The writer-artist (or artist-writer) is a problematic figure for many reasons. A hybrid figure in either medium, literature or drawing, he or she is suspect. The literary world, for its part, often displays an almost aniconic idolatry in its repudiation of image in favor of language; while the visual world, compelled to reject figurative renderings as mere “illustration” in its promulgation of the extremes of abstraction, often dismisses out of hand the writer-artist, who actually dares to combine figurative images with the additional blasphemy of the written word. But whether they are called pictorial writings, as they were by Austin Osman Spare, or American hieroglyphics, as they were by Vachel Lindsay, or Illuminated Books or stereoscopic printing, as they were by William Blake, the time has come for us to finally recognize it as cartooning and be done with it, and allow the cartoonist to assume a proper place in literary and artistic history.2
Although surely not the first writer-artist (after all, Egyptian hieroglyphics, Asian pictograms, medieval illuminations and woodcut broadsides preceded him in this), William Blake (1757-1827) is still perhaps the foremost exemplar of this tradition, and, despite his tacit acceptance by the literary establishment, is still a problematic figure. Like many of the writer-artists we will consider, he is quite typical in this regard. For scholar Milton Klonsky, for example, William Blake is “huge and anomalous”: “How to define and where to assign Blake, in what genre or tradition, still perplexes critics,” Klonsky writes, Blake somehow remaining “outside any circle of reference we attempt to draw him into, existing in an epicycle apart and his own.” Describing William Blake as an early comic-book artist/writer, however, might be a good place to start (Klonsky perceptively describes Blake’s works as “a kind of metaphysical science fiction.”3) Scholar Mark Schorer likewise emphasizes Blake’s hybrid status, calling him a “poet of strangest mixtures,”4 whose “gift was a high degree of visual imagination.”5 As editor David V. Erdman observes, “No English poet has had such absolute control over the formal appearance of his own work” as Blake did, and “few have had such ill fortune with their work’s subsequent publication”6 — mostly at the hands of purely literary editors, who often reproduced his works sans illustrations.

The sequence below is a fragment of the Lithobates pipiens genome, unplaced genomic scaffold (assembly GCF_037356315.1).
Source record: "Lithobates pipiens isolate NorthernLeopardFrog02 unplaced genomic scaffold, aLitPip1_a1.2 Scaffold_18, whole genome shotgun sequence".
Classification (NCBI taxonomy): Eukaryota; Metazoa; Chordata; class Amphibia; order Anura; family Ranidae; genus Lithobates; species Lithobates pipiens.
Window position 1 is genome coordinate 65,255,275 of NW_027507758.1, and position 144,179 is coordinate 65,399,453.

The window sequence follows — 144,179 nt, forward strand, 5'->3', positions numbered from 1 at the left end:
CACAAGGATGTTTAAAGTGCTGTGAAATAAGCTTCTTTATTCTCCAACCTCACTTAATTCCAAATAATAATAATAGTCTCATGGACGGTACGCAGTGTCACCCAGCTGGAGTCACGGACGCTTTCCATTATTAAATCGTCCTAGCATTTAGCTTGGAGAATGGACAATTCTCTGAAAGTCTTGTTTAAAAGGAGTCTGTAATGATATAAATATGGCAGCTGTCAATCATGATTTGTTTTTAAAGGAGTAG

As Jean Hagstrum perceptively notes, Blake was a “composite artist” [italics Hagstrum’s], who “drew upon no graphic artist who was not intellectually or verbally oriented.”7 Despite the fact that Blake “‘intertwined’ painting and poetry so closely that they cannot well be separated,” Hagstrum observes elsewhere, literary students of Blake often tend to ignore “the visual side of Blake either because they regard it hostilely — ‘a medium’s scribble’ — or because it seems intrusive or irrelevant.”8 Even Hagstrum, however, misses the obvious comparison (i.e., with comics) — concluding that Blake “was more than a poet who happened to also be a painter. He molded the sister arts, as they have never been before or since, into a single body, and breathed into it the breath of life.”9 [Emphasis mine.] Such a determination, of course, keeps Blake unique — but it also unfairly disinherits Blake’s descendants.
Biographer Peter Ackroyd, for his part, does not miss the obvious comparison — although he mentions it only to dismiss it:
A contemporary comparison [with Blake] might be made with the modern comics devoted to ‘science fantasy’ and genre fiction in general — the Gothic element persists there in the illustrations of gigantic villains and superhuman heroes, all of them placed in abstract landscapes not unlike those of Blake himself. And when in Ahania he piles on the Gothic effects — ‘Hopeless! abhorrd! a death shadow, / Unseen, unbodied, unknown’ — we are close to the overwrought language of contemporary fantasy with its death stars and dark forces. Of course, it would be unwise to press the comparison too far, since there is a qualitative difference between Blake’s illuminated books and the comics of the late 20th century. But there is a resemblance, at least, which springs in part from the sense of alienation or exclusion from the conventional literary establishment that many writers of fantasy experience; modern writers of fantasy tend also to be political radicals with an urban sensibility not untouched by an interest in the occult. They might be seen then, as sharing part of Blake’s consciousness. But before we ask what is so 20th-century about Blake, we might consider what remains 18th-century about ourselves.10
The resemblance is far more than one of mere consciousness, however — but also one of medium. And — as Ackroyd himself elsewhere observes — for Blake, medium and message were one. “Blake had invented a method that allowed him to deploy the full range of his genius for painting, poetry and engraving,” Ackroyd writes, “combining these several arts” to create “a wholly new kind of art that proclaimed the unity of human vision.”11 [Emphasis mine.] Naturally, it would not do to admit that Blake had merely invented the comic book, or that the English literary establishment has been lauding a mere cartoonist for decades. No, Blake must remain unique — never mind the obvious resemblances of the progeny to their father (however distant they may be.)
Blake could even be described as the first of the small-press comics publishers, and also as the father of the minicomic movement, doing (sometimes with the help of his wife, Catherine) all the “letters, illustrating, printing, and finishing” for all his works, “in color with his own hands …”12 and later selling them at prices ranging from three shillings for The Book of Thel, to 10s 6d for America, a Prophecy,13 although Blake found few buyers for such esoteric works as Milton, America and Europe.
The notes for this article are located at www.tcj.com/callaghanprotocomics